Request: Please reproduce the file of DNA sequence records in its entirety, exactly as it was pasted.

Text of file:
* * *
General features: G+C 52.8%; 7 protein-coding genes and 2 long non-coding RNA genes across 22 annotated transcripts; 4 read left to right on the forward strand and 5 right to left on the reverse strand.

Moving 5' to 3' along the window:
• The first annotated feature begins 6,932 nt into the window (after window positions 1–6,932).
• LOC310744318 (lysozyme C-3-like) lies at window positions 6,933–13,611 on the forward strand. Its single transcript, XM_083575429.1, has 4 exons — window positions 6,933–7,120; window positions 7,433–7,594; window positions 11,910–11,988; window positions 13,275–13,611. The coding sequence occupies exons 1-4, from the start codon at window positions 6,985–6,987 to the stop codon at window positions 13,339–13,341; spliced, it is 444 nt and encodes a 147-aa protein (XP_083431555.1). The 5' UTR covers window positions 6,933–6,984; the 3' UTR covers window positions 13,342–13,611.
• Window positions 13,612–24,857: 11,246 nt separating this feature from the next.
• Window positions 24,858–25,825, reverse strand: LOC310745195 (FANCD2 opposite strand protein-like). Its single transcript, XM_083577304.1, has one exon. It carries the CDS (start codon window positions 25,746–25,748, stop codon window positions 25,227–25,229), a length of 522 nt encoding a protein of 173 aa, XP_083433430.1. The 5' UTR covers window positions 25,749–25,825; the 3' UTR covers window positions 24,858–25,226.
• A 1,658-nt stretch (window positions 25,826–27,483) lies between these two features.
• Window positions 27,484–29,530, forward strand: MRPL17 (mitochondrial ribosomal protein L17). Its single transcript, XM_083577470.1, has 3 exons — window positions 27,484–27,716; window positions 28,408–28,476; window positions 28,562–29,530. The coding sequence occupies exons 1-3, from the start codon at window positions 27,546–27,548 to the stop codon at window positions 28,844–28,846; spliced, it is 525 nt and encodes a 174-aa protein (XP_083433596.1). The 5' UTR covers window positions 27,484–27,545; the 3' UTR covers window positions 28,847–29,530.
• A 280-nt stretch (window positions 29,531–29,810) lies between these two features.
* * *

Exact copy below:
General features: G+C 52.8%; 7 protein-coding genes and 2 long non-coding RNA genes across 22 annotated transcripts; 4 read left to right on the forward strand and 5 right to left on the reverse strand.

Moving 5' to 3' along the window:
• The first annotated feature begins 6,932 nt into the window (after window positions 1–6,932).
• LOC310744318 (lysozyme C-3-like) lies at window positions 6,933–13,611 on the forward strand. Its single transcript, XM_083575429.1, has 4 exons — window positions 6,933–7,120; window positions 7,433–7,594; window positions 11,910–11,988; window positions 13,275–13,611. The coding sequence occupies exons 1-4, from the start codon at window positions 6,985–6,987 to the stop codon at window positions 13,339–13,341; spliced, it is 444 nt and encodes a 147-aa protein (XP_083431555.1). The 5' UTR covers window positions 6,933–6,984; the 3' UTR covers window positions 13,342–13,611.
• Window positions 13,612–24,857: 11,246 nt separating this feature from the next.
• Window positions 24,858–25,825, reverse strand: LOC310745195 (FANCD2 opposite strand protein-like). Its single transcript, XM_083577304.1, has one exon. It carries the CDS (start codon window positions 25,746–25,748, stop codon window positions 25,227–25,229), a length of 522 nt encoding a protein of 173 aa, XP_083433430.1. The 5' UTR covers window positions 25,749–25,825; the 3' UTR covers window positions 24,858–25,226.
• A 1,658-nt stretch (window positions 25,826–27,483) lies between these two features.
• Window positions 27,484–29,530, forward strand: MRPL17 (mitochondrial ribosomal protein L17). Its single transcript, XM_083577470.1, has 3 exons — window positions 27,484–27,716; window positions 28,408–28,476; window positions 28,562–29,530. The coding sequence occupies exons 1-3, from the start codon at window positions 27,546–27,548 to the stop codon at window positions 28,844–28,846; spliced, it is 525 nt and encodes a 174-aa protein (XP_083433596.1). The 5' UTR covers window positions 27,484–27,545; the 3' UTR covers window positions 28,847–29,530.
• A 280-nt stretch (window positions 29,531–29,810) lies between these two features.